The Lebanese can no longer pretend that they are capable of co-existence. The time has come to divide the country.
Lebanon must choose secularism to succeed
Lebanon is presently caught in a bottleneck. The Lebanese can no longer pretend that they are capable of co-existence, says Hassan Younes in an opinion article for the Qatari daily Al Watan. It is not the citizens but rather their politicians that promote sectarianism to safeguard interests. The time has come to divide the country. Those who talk about co-existence do nothing but push in the direction of a new civil war that would be more devastating than the last.
Unfortunately, politicians find a large base of supporters in their respective sects. Division looms unless a fundamental change occurs, such as a military uprising to purge the political scene and lay the grounds for a new era based on citizenship and not sectarianism. Lebanon needs new secular laws that incriminate political mobilisation along confessional lines. The time is ripe for change or Lebanon will always remain prey to crises and wars. In the absence of a comprehensive revision of laws, the ideal solution would be to divide the country into sectarian provinces.
Lebanon's only bid for recovery or prosperity can only be achieved through a genuine democratic system that emphasises citizenship rights notwithstanding religious or sectarian considerations.
Clinton stirs anger with Israel comments
Former US president Bill Clinton inadvertently condemned Israel recently when he said that 16 per cent of Israelis still speak Russian, as it was their mother tongue prior to migration to Israel 20 years ago, says the Emirati daily Akhbar Al Arab in its editorial.
Mr Clinton was only saying the truth, which seems to hurt the international conscience and pro-Zionists that have tried to convince the world that Israel is the land of the Jews. Clinton added that Russian immigrants in Israel hinder chances for peace. He explained that one million Russian immigrants streamed into Israel after 1989. They are extremely radical and strongly oppose the division of territories.
Evidently, Mr Clinton's discourse was met with severe criticism in Israel. But this could mean only one thing: Israeli history is based on quicksand. It has no firm foundation and no clear future to move forward to. Israel seeks to remedy its alienation by alternately identifying with the west or east. How can a state be built on lies, asks the newspaper? It concludes, saying that Israel is currently at a historical and religious impasse.
Iran must look to settle with America
Vladimir Lenin, leader of the Russian Bolshevik revolution once said: "History only provides a few opportunities for successful revolutions." In his opinion article for the Emirati daily Al Khaleej, Saad Mehio says that Iran is now ripe for such an moment, not for a new revolution but rather for a transition from this era of revolution to one of statehood. That could be achieved through a major deal with the US.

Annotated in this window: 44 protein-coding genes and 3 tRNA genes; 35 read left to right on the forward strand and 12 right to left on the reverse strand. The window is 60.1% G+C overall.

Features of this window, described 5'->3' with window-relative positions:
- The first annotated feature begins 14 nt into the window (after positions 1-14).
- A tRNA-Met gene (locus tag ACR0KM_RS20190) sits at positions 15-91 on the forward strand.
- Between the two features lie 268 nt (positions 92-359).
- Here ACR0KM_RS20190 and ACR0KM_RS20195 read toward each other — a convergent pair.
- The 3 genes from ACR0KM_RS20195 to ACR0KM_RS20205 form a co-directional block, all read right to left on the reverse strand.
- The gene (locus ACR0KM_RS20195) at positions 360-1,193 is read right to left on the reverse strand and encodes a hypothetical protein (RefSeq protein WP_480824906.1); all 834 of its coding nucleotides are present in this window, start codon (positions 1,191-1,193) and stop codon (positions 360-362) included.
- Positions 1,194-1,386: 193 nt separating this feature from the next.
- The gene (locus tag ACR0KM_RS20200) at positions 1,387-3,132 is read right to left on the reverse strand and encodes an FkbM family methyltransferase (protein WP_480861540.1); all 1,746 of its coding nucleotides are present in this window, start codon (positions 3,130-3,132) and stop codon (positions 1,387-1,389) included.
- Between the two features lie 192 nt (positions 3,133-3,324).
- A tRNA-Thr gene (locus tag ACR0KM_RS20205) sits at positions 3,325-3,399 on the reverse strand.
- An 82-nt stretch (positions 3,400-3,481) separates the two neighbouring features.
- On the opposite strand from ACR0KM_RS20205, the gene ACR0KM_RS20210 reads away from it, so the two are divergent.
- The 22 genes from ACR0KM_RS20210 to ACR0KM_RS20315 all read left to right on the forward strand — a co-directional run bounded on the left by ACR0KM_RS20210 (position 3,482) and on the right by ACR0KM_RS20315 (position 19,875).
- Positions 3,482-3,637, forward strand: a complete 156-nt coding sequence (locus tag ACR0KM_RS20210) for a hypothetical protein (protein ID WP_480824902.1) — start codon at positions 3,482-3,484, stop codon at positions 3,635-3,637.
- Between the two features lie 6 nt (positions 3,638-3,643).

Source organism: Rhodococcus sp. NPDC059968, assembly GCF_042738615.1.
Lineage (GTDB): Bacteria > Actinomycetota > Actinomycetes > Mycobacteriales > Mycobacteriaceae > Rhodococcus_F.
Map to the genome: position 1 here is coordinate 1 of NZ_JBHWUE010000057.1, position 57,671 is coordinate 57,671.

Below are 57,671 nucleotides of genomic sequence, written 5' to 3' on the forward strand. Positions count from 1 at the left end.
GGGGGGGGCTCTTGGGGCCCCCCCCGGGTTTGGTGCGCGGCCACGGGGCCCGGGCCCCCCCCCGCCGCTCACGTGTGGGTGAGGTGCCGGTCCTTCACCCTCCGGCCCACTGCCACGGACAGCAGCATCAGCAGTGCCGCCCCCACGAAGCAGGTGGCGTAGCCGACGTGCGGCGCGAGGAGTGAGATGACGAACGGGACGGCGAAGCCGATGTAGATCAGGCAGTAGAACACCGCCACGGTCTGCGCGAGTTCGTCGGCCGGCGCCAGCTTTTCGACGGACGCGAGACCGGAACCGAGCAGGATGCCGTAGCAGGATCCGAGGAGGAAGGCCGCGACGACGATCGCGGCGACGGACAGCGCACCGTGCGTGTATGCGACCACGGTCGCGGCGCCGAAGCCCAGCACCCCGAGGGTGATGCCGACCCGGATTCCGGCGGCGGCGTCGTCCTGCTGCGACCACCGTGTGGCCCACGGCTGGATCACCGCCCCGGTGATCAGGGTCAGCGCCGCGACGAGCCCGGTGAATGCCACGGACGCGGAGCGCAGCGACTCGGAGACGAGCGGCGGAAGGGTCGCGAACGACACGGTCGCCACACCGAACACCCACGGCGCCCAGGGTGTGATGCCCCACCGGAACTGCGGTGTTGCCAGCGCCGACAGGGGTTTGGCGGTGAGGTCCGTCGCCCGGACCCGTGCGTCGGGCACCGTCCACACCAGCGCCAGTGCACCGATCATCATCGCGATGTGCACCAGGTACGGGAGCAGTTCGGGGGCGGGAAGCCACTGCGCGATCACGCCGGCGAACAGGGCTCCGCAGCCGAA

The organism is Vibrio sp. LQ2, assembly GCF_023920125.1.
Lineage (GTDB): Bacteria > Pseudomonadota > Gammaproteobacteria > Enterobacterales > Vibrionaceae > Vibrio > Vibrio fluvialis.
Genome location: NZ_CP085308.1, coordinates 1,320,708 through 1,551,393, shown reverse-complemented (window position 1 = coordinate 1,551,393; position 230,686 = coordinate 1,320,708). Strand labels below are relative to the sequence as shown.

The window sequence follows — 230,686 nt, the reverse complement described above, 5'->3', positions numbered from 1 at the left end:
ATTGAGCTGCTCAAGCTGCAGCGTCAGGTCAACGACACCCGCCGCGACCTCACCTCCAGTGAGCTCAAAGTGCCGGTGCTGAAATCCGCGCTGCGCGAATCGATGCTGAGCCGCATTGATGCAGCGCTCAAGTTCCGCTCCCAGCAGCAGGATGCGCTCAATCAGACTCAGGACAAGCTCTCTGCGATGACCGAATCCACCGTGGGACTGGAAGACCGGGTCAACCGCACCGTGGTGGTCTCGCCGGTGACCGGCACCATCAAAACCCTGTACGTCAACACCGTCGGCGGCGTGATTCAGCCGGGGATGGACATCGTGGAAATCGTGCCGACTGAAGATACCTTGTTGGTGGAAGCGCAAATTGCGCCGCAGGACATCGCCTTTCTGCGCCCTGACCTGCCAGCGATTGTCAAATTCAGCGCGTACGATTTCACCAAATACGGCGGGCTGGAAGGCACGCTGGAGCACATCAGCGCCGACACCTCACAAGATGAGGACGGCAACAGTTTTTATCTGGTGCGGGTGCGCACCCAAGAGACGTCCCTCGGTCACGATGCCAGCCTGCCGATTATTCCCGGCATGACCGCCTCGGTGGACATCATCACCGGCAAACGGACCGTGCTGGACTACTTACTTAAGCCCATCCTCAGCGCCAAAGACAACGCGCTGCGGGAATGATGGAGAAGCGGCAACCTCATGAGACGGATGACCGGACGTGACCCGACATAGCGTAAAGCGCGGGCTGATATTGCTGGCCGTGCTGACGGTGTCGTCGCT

The timing is supported by two significant developments: firstly, Iran's regional gains from US military and political setbacks in Iraq, Afghanistan, Palestine and the Islamic world. Secondly, the Obama administration's eagerness to end the region's armed conflict and replace it with a long-term political strategy. Obama's reticence to opt for a military strike against Iran proves that he is prepared to discuss a deal.
The state of Iran's economy must also encourage Tehran to look more seriously into a possible compromise. The impact of international economic sanctions is being felt. Despite all Iranian claims to the contrary, the country is in dire need of western technology. Tehran's dependence on China and Turkey is also in jeopardy, as both nations would readily turn their backs on it for bigger stakes with the US.
President Mahmoud Ahmadinejad must put this into perspective and grab this rare opportunity for a much-needed compromise with the US.
Saudi weighs in on Iraq security cooperation
Tareq al Homayed, editor-in-chief of the pan-Arab daily Asharq Al Awsat commented on a recent statement by Prince Nayef bin Abdul Aziz, Saudi's second deputy prime minister and minister of interior on Saudi-Iraq ties. He spoke at the closing of a ministerial meeting of Iraq's friends in Bahrain.
Prince Nayef said that security relations between Saudi and Iraq are evolving. Despite current circumstances that hinder full cooperation on the part of Baghdad, Saudi is fully prepared to co-operate with Iraq on security matters, without reservation. Such statements are highly significant as they come at a time when Iraq is undergoing challenges no less serious than those posed at the fall of former Iraqi president Saddam Hussein.
With the withdrawal of US forces and the many stumbling blocks in the formation of a viable government, various sides are multiplying efforts to intervene in the formation of the awaited government. Prince Nayef's statements confirm that Riyadh is aware that Iraq's security and stability are vital for Saudi's security. This is especially so given that borders between both countries are used for the smuggling of weapons, drugs and terrorists, all of which no less dangerous for Saudis than they are for Iraqis.
* Digest compiled by Racha Makarem